Friends With (Health) Benefits: Life is Better With Them

The Beatles’ iconic lyrics, “I get by with a little help from my friends,” rings true for most. Research shows friends play a greater role in life than helping one get by, as they boost one’s overall health and immunity. Romantic relationships have a similar effect.
It’s well known that happily married people are healthier than single people. One is much more likely to work out if her spouse does. In fact, married people are more successful in changing bad habits and improving health patterns – whether it’s smoking, obesity, physical inactivity, poor diet or alcohol.

Friends reduce stress, depression risk

A good support network significantly eases stress levels and keeps depression at bay. Seeing friends can cut seniors’ risk of depression in half. A 2011 study published in the journal Developmental Psychology found that when children have a good friend during a stressful event, their stress levels are lower. That friend could be a parent, sister, teacher or a friend who is supportive. In fact, male and female friendships all help relieve stress in bad situations.

Friendships lead to longer lives

A study in the Journal of Circulation found that women who engaged in frequent social interactions with a wide range of friends exhibited lower blood pressure. They’re also less likely to die from heart disease compared to less social people.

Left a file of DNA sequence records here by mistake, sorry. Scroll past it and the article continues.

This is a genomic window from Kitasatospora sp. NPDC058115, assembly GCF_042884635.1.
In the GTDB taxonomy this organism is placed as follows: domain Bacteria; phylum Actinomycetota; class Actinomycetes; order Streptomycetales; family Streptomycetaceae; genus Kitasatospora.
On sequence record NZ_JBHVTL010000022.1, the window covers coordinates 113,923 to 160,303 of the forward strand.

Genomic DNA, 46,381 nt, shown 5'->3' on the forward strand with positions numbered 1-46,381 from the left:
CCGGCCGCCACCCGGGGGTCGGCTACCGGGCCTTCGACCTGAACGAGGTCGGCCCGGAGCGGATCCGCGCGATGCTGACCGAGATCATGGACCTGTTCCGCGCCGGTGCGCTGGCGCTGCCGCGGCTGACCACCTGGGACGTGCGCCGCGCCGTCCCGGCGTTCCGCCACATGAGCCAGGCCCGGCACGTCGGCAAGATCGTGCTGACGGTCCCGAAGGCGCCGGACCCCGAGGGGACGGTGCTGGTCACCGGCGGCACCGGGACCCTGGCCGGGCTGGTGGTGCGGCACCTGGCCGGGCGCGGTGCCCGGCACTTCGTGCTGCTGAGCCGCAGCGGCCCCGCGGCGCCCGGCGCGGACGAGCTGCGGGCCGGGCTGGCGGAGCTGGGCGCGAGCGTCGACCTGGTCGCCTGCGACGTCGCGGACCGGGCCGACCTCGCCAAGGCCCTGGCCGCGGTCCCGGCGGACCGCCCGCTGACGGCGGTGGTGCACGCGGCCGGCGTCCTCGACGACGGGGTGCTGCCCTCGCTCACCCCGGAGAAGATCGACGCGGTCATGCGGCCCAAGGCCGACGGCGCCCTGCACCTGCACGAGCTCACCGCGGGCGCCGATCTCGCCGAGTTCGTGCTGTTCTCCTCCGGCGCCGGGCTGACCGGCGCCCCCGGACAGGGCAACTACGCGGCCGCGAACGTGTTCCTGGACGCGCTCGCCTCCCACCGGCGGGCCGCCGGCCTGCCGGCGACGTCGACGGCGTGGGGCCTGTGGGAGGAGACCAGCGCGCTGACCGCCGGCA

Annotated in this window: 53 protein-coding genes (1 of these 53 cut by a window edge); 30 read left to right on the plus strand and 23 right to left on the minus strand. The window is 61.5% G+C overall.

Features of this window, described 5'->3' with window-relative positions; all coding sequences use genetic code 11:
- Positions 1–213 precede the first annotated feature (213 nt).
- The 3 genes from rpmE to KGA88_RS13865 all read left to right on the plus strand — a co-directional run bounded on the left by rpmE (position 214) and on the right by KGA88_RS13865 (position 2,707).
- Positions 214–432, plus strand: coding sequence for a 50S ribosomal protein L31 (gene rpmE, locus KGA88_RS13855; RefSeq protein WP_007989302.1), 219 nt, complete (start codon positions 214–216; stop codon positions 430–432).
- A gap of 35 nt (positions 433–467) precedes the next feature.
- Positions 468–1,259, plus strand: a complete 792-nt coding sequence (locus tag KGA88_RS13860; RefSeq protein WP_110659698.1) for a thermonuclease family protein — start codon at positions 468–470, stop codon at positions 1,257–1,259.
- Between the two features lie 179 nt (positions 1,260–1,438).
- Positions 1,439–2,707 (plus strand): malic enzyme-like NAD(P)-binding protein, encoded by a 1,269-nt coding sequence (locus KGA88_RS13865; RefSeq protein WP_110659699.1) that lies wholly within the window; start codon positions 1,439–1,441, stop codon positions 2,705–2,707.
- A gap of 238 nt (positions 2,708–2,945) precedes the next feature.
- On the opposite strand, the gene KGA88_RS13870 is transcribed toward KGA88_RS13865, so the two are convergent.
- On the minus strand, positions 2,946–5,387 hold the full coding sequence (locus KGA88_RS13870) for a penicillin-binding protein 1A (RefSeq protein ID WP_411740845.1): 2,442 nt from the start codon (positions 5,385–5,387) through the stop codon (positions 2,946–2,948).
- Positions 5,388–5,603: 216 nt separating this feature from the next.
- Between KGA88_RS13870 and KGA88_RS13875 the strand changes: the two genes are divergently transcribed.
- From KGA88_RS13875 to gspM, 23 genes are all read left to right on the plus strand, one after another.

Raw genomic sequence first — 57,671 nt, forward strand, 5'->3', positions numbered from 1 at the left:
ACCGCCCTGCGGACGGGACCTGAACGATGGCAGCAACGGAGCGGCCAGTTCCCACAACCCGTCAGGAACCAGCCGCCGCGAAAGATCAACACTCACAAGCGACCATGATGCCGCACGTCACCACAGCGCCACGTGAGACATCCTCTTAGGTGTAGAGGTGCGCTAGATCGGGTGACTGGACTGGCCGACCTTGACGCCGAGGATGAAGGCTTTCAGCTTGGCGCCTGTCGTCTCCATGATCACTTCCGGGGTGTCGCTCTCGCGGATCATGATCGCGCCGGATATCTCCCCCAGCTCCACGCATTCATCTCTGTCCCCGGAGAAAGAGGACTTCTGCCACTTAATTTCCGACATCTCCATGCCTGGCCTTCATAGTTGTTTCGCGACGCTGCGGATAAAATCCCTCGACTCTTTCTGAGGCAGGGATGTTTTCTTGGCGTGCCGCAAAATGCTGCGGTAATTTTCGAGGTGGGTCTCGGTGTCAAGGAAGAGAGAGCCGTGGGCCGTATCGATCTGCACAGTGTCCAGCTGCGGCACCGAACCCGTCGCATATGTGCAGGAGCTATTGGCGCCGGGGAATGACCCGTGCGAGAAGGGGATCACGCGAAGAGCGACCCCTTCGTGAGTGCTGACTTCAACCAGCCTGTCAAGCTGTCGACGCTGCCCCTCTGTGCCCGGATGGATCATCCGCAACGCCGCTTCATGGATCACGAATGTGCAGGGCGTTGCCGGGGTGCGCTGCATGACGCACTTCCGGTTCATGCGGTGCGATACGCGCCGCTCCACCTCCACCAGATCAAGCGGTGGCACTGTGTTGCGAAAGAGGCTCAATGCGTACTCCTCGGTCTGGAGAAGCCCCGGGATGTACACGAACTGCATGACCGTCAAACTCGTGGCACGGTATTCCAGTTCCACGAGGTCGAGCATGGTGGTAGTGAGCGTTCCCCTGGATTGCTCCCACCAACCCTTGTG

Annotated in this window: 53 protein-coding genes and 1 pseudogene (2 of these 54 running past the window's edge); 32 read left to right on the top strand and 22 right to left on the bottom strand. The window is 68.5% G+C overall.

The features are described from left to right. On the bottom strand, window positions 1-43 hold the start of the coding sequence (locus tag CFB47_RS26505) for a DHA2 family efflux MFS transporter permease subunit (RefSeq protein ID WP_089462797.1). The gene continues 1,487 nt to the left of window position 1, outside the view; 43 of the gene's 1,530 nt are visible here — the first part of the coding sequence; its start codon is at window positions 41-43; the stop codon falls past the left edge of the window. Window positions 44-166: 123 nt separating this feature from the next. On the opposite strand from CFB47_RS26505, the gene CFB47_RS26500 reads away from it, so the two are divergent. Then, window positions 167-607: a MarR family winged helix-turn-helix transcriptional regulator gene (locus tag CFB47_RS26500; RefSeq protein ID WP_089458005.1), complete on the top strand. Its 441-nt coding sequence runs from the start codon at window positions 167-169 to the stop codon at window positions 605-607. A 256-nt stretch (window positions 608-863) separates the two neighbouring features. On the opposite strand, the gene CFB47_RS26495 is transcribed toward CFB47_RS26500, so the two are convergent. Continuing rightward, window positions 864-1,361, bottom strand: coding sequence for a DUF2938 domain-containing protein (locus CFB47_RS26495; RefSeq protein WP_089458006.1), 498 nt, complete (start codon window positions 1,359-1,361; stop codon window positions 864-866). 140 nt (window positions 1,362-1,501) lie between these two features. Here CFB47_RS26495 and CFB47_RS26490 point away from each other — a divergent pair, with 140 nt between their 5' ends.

A good social network helps heart attack victims recover faster and even protects against dementia. A 2008 Kaiser Permanente study found that women who maintained more friendships over a 4-year period were 26 percent less likely to develop dementia.

In fact, those who belong to good social network are more apt to live longer – at least eight years longer or more, according to researchers at Brigham Young University. Friends influence health habits, setting a good example that leads to smoking cessation, healthier eating patterns, regular exercise routines and weight loss.

Have trouble making friends?

For those who are shy and have difficulty making a connection, here are a few tips:

  • Attend cooking classes, poetry readings, concerts and other events that sound interesting.
  • Make the effort to talk with one person at these events. If one shares something in common with another, the conversation develops more easily.
  • Suggest coffee or lunch to stay in touch.
  • Don’t be too aggressive with text, email or other messages. People are busy, so don’t risk discouraging them from making contact.

Every small effort toward connecting with a potential friend is worth it. Even if they don’t want to be friends, that’s fine. They may simply be too busy. Practice taking it in stride and moving on to the next person at another event. This practice will eventually lead to a connection with the right person. Just have a little faith.